Given that we'll hear about comp store sales on Thursday, it might be instructive to take a look back.
In this case, I averaged annual comp store sales for Nordstrom and Best Buy, from 1992 - 2008 (estimated). Two very different business models, averaged together, yield illustrative trends.
The chart doesn't do a good job of illustrating lousy business back in 1991 - 1992, as Best Buy comps were smokin' during those years.
I recall the sluggish sales that plagued business in 1997 - 1998, starting in the second half of 1997. I was at Eddie Bauer in 1998, my first year as a Circulation Director. I pulled a lot of money out of that circulation plan, week after week after week. That led to major circulation cuts in 1999.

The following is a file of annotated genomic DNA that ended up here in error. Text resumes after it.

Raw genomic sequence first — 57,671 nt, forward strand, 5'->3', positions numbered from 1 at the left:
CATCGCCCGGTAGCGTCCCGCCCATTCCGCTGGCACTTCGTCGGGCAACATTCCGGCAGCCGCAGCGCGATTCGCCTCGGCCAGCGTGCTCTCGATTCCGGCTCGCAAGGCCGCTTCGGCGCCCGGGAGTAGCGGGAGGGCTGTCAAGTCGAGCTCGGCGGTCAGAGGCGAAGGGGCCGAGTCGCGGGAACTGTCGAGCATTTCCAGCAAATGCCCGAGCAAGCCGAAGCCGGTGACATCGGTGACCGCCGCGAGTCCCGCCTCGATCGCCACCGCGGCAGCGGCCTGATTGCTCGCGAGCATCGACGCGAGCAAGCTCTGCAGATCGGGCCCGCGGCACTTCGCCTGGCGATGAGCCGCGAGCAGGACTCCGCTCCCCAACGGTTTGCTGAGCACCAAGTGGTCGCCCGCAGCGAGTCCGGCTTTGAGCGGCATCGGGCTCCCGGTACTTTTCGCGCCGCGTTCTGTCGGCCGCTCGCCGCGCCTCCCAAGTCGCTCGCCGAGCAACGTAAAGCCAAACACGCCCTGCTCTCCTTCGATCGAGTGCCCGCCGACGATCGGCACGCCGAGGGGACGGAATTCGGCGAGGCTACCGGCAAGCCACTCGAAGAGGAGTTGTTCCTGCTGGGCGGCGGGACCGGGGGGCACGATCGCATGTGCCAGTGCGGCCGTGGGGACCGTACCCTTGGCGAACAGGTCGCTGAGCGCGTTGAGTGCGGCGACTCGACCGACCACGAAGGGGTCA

It's easy to see the internet bubble of 1999 - 2000, and the struggles of 2001 - 2002 (our last recession).
The bubble of 2004 - 2006 becomes apparent in the chart. Starting in Q4-2007, business began to suffer, and we'll observe really bad October comps when announced on Thursday.
Since 1991, Best Buy averaged a 7.9% comp store sales increase. That's some major productivity, folks!
Since 1992, Nordstrom averaged a 1.9% comp store sales increase. That's a rate that is below inflation. Take out the bubble years of 2004 - 2006, and the average CAGR is 0.75%.
Ignore all that gloom and doom. This is where we innovate, where our hard work bears fruit in 2010 and 2011. There is absolutely nothing you're going to be able to do to crack open wallets enough to make a substantial difference during the remainder of 2008. Focus on innovation that drives business over the next few years.